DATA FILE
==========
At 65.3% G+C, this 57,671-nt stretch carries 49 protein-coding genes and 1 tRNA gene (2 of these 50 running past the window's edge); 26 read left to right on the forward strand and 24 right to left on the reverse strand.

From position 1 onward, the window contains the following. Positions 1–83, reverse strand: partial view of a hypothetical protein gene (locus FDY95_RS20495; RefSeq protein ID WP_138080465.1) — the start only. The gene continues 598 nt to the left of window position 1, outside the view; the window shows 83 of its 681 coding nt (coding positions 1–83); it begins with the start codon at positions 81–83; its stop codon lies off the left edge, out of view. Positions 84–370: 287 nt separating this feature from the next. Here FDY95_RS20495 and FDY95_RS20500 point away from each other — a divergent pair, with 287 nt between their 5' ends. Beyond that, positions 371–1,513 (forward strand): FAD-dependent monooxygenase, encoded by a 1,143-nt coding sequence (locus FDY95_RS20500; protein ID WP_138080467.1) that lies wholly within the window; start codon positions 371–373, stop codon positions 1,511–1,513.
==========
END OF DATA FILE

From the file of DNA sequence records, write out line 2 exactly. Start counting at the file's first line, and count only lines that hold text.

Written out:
From position 1 onward, the window contains the following. Positions 1–83, reverse strand: partial view of a hypothetical protein gene (locus FDY95_RS20495; RefSeq protein ID WP_138080465.1) — the start only. The gene continues 598 nt to the left of window position 1, outside the view; the window shows 83 of its 681 coding nt (coding positions 1–83); it begins with the start codon at positions 81–83; its stop codon lies off the left edge, out of view. Positions 84–370: 287 nt separating this feature from the next. Here FDY95_RS20495 and FDY95_RS20500 point away from each other — a divergent pair, with 287 nt between their 5' ends. Beyond that, positions 371–1,513 (forward strand): FAD-dependent monooxygenase, encoded by a 1,143-nt coding sequence (locus FDY95_RS20500; protein ID WP_138080467.1) that lies wholly within the window; start codon positions 371–373, stop codon positions 1,511–1,513.